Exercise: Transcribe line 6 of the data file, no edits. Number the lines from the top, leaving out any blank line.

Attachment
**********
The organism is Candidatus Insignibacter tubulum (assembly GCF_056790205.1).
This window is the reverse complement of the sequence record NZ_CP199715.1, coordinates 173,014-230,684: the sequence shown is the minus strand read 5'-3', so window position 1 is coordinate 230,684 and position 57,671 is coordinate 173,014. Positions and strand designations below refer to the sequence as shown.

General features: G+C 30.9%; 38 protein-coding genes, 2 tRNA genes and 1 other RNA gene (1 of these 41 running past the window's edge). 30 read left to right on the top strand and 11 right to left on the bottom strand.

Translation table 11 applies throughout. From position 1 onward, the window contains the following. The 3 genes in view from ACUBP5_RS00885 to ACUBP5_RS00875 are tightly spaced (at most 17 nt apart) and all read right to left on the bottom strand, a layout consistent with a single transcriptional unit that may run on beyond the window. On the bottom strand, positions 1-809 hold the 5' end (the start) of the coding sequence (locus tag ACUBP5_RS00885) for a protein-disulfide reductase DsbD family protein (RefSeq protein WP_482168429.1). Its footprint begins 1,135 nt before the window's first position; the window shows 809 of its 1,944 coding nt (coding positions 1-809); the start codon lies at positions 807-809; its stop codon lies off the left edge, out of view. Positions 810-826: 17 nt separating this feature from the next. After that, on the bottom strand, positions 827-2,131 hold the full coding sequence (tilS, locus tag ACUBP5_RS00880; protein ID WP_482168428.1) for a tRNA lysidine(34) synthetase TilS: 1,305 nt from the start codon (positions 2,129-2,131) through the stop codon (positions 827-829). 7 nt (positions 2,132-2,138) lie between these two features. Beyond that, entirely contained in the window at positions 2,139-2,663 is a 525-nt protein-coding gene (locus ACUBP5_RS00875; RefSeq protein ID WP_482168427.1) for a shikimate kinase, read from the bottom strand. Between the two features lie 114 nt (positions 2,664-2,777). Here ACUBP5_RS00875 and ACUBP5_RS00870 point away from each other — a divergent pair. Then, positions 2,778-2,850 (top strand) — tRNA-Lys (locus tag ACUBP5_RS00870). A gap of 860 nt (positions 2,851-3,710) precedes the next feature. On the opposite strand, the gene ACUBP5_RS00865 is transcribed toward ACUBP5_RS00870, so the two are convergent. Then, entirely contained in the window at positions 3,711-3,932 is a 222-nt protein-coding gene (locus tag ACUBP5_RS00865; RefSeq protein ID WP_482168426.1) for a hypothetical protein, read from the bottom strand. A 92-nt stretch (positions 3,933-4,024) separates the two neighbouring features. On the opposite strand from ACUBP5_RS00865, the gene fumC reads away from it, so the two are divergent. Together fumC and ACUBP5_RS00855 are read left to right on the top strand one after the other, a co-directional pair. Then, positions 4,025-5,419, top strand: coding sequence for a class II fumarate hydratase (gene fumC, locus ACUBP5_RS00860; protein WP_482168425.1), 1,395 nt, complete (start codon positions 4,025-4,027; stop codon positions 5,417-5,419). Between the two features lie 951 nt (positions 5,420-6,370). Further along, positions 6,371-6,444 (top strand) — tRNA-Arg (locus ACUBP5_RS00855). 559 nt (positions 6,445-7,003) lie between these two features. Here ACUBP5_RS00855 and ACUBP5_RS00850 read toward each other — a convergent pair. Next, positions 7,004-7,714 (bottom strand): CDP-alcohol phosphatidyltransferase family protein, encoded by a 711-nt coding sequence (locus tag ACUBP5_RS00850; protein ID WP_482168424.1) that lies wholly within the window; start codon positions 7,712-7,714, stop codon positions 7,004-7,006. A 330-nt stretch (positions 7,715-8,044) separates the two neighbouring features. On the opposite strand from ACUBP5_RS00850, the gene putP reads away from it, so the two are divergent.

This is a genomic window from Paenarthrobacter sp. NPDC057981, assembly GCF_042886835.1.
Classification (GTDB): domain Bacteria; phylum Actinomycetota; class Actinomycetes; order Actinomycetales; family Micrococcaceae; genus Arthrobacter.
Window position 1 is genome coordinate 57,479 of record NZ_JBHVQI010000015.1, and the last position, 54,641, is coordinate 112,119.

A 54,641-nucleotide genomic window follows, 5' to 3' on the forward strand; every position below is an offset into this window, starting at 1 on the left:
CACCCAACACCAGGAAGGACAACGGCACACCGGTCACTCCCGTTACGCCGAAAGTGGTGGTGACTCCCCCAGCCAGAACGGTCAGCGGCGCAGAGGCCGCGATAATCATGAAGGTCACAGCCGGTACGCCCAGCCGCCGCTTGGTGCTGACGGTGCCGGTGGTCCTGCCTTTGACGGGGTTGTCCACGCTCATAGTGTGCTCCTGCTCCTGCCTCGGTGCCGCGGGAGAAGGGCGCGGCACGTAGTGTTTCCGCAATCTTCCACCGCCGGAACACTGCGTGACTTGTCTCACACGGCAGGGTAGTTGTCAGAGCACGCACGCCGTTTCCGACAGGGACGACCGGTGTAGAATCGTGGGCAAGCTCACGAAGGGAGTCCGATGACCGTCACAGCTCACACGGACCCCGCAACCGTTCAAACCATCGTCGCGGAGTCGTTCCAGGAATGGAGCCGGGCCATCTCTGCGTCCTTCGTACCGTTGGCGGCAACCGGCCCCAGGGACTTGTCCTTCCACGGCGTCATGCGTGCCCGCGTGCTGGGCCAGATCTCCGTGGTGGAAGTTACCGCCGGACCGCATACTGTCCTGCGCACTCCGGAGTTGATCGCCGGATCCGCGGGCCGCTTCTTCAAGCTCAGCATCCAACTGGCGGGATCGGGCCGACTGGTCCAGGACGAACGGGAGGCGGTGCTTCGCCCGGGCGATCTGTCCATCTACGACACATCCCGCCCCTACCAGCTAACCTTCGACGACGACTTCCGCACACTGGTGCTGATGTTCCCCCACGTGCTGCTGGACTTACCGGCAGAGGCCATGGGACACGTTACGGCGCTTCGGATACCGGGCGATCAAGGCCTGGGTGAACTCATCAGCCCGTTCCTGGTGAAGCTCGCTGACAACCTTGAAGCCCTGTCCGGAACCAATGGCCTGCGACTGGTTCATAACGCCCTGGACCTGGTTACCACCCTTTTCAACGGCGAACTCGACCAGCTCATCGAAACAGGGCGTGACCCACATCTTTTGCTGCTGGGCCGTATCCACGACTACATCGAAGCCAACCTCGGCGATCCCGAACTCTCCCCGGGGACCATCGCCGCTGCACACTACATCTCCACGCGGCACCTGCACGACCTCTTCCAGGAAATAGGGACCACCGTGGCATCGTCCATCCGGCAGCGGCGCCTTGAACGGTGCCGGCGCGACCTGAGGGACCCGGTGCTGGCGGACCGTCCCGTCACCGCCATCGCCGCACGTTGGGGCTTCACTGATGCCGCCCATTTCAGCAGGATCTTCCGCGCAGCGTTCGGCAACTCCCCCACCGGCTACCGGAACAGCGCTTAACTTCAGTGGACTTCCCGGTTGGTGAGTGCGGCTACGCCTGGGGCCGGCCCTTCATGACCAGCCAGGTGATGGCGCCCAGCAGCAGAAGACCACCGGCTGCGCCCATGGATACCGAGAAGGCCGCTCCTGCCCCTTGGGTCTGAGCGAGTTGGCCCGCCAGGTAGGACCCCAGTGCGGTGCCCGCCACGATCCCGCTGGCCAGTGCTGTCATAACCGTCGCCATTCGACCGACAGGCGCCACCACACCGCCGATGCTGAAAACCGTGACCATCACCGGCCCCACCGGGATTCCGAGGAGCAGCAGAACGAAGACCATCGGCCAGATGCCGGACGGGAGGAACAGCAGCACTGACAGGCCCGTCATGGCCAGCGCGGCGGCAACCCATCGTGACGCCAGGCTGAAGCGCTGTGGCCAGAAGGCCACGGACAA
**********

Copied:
Classification (GTDB): domain Bacteria; phylum Actinomycetota; class Actinomycetes; order Actinomycetales; family Micrococcaceae; genus Arthrobacter.